Did you know there are eight makerspaces spread across Michigan State University? A collective group of individuals have been working together since January in order to better inform you about them.
What is a makerspace?
A makerspace traditionally is seen as a workshop with tools, machinery, supplies, and space to make things. It’s also meant to be a place where cross-collaboration and pollination can occur to generate bigger and better outcomes.
In the world of academia, makerspaces have been evolving into a broader context involving technology and new approaches to learning. (Check out the Educause Learning Initiative (ELI) article, 7 Things You Should Know About Makerspaces.)
Growing interest in campus makerspaces
In December 2014, IT Services helped organize a collective meeting for anyone on campus who was in some way affiliated with one or more of of the makerspaces. In that meeting, we conducted a design studio brainstorm activity to better understand where these spaces overlapped, where they were lacking and how these spaces could better serve faculty and students.We found two distinctive areas that nearly everyone said needed some attention:
- Faculty development within the context of makerspaces
- Communication about these spaces on campus
In January 2015, two working groups were formed: one focused on faculty development within makerspaces and the other focused on communications of the spaces. Since that time, I have had the pleasure of working with both of these groups to wrestle through the various challenges posed by the outcomes of the December 2014 meeting.
Faculty makerspace working group
The faculty working group is made up of participants from the College of Business, College of Engineering, MSU Global, MSU Libraries, Office of the Associate Provost for Undergraduate Education, and IT Services Teaching and Learning Technology.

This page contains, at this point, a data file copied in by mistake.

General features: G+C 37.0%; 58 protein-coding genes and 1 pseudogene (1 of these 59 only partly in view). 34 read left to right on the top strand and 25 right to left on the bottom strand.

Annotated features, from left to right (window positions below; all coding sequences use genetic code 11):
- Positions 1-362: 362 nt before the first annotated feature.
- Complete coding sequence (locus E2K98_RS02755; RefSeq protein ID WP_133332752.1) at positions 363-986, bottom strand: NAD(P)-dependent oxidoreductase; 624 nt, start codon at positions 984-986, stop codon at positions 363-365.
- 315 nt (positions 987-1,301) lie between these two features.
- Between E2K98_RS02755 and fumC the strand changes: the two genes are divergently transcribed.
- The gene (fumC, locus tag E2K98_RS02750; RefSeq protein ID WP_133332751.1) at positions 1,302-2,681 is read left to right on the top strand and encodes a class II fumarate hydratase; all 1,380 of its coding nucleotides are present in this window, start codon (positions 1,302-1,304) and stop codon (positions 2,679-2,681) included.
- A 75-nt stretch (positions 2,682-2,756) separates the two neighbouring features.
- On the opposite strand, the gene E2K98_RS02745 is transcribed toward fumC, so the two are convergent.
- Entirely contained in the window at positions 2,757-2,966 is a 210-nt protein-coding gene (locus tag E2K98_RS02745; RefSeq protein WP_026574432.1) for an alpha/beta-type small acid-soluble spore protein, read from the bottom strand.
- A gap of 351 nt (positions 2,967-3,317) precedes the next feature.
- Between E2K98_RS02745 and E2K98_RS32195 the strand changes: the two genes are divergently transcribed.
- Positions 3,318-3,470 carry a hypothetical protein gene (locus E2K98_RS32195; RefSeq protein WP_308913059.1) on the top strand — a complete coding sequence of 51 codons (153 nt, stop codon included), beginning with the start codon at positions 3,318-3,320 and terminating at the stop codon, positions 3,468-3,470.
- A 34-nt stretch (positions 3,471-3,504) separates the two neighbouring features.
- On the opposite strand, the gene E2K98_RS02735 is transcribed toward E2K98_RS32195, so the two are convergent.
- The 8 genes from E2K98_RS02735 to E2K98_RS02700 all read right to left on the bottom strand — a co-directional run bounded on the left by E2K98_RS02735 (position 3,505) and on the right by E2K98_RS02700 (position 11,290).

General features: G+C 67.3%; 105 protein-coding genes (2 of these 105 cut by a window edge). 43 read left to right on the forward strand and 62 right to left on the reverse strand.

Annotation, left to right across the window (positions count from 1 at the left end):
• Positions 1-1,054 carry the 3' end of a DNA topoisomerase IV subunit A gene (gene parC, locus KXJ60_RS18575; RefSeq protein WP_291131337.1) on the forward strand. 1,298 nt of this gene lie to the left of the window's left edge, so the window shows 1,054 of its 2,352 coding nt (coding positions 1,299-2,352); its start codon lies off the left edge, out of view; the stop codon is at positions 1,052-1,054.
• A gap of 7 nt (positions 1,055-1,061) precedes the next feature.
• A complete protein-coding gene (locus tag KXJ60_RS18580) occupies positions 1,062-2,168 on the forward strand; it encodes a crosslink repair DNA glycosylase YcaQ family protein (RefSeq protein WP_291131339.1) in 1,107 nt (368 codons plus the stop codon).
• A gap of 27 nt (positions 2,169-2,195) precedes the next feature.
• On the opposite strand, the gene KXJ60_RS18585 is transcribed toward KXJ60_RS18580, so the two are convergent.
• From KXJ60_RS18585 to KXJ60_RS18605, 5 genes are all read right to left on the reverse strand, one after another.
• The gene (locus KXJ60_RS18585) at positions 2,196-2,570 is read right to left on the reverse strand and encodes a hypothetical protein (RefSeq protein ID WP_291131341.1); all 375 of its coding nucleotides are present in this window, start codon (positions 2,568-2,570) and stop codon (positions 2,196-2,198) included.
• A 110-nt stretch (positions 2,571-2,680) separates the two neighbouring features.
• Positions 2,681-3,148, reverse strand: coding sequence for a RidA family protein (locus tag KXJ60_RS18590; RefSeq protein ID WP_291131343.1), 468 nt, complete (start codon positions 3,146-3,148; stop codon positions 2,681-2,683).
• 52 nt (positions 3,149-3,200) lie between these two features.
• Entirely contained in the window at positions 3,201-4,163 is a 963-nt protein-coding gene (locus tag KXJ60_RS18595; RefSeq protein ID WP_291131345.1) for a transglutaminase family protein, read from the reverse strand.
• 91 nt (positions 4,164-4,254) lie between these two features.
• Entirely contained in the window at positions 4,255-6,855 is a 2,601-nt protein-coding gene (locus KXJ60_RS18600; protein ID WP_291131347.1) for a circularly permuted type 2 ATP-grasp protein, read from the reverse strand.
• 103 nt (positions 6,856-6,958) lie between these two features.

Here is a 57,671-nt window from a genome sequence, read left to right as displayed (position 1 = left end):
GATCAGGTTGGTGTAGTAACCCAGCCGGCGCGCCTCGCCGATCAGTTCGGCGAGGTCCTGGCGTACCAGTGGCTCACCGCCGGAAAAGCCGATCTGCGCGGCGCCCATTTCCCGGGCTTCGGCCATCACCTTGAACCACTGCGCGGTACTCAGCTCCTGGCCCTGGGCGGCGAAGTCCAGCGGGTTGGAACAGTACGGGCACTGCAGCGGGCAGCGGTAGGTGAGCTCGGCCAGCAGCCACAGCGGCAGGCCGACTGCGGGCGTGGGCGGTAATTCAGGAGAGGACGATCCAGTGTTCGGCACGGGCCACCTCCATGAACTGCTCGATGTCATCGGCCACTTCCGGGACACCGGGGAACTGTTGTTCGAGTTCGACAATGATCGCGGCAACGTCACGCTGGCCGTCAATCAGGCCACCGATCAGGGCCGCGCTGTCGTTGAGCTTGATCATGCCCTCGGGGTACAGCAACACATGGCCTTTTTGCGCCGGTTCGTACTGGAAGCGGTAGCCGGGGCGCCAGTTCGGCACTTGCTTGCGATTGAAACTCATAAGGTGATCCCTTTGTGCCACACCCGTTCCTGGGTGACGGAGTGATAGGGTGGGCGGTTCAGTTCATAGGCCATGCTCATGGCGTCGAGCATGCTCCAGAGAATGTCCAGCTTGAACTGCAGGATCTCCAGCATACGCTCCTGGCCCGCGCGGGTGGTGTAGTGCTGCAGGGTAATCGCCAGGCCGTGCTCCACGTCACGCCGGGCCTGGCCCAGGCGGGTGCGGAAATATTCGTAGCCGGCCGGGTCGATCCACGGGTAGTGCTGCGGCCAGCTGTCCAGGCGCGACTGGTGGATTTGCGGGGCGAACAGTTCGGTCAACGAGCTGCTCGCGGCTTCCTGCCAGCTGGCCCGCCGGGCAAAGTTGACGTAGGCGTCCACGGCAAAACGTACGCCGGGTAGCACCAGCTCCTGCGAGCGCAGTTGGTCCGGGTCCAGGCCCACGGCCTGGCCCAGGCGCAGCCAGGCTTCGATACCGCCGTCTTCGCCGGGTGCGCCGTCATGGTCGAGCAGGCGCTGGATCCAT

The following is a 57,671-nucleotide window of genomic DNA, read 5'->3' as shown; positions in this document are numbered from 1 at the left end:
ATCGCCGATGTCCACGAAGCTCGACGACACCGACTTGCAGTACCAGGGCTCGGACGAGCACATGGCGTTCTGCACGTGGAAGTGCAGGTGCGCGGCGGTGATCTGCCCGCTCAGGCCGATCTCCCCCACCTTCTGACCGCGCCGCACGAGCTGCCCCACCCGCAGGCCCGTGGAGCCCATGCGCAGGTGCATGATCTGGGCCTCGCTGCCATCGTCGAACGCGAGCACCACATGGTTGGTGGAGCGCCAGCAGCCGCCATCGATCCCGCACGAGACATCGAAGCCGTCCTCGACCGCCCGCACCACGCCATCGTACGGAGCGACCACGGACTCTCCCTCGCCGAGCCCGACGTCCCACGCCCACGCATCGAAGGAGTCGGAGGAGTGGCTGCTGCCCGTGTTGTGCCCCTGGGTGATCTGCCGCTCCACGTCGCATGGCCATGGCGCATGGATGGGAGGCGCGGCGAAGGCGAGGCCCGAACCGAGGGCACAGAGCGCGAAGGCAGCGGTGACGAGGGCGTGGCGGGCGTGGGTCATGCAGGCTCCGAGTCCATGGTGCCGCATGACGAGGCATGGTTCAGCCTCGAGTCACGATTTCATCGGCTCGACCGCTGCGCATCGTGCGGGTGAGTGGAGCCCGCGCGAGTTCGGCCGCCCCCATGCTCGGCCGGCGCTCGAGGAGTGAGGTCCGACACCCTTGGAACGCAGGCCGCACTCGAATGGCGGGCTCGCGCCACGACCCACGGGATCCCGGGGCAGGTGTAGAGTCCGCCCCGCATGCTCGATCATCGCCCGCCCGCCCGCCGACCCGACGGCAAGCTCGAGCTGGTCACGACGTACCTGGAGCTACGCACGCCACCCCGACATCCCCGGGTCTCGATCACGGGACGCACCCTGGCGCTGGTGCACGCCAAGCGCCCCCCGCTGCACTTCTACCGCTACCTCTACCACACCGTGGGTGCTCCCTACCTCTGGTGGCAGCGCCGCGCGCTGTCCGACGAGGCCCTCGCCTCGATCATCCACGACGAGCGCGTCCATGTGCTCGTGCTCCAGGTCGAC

We realized early on that we needed to identify faculty perceptions and knowledge of makerspaces, so we designed a survey to gather this information. The survey first went out in June 2015 and we will be sending it out again in September 2015. The survey will close on November 1, and then we’ll analyze the data. A report will be delivered to the larger audience of makerspace enthusiasts on campus at our year-end recap meeting in December 2015 to help inform and guide future makerspace endeavors.
Upcoming MSU Makerspace events
The faculty working group also planned a Lilly Seminar with the Office of Faculty and Organizational Development that will take place on Friday, September 25. The seminar, while geared at informing and inspiring faculty, will consist of a panel of faculty, students and staff from each space. The program will be a round-robin style event, with participants gaining insights from each space including how it’s been used, what resources are available and how MSU students have utilized the space.
As a follow-up to the Lilly Seminar, the group is hosting a MSU Makerspace Open House on Friday, October 16, from 8:30-11:30 a.m., which is designed to feel a bit like a scavenger hunt experience. Maps of the campus spaces will be provided and participants will have the opportunity to visit each space at their leisure. There are also opportunities to win prizes along the way.
Communications makerspace working group
The communications working group is made up of participants from the College of Arts and Letters, MSU Libraries, MSU Union, and IT Services Teaching and Learning Technology.
The group’s initial goal was to create an online presence that would serve as a hub of information to all of the makerspaces on campus. The group worked with each space on campus to collect consistent information about each space, take photos and video, and talk with space leaders about the ways their spaces are currently being utilized.
The group then researched what types of makerspace information is currently shared at other institutions and discovered makerspaces seem to be in their infancy within academia without a central hub of information. Colleges and universities had individual pages or small makerspace sites, but much of it appeared to be on a small scale.
The communications working group is in the process of creating an online hub of makerspace information for Michigan State University. We’ve worked to design a comprehensive and cohesive site that will serve faculty, staff, and students who want to “make” nearly anything. The MSU Makerspace site will launch by the end of September.
It’s our hope that the work performed during 2015 will serve as a springboard to further enhance the cross collaboration between these makerspaces, creating a strong presence of maker culture at MSU.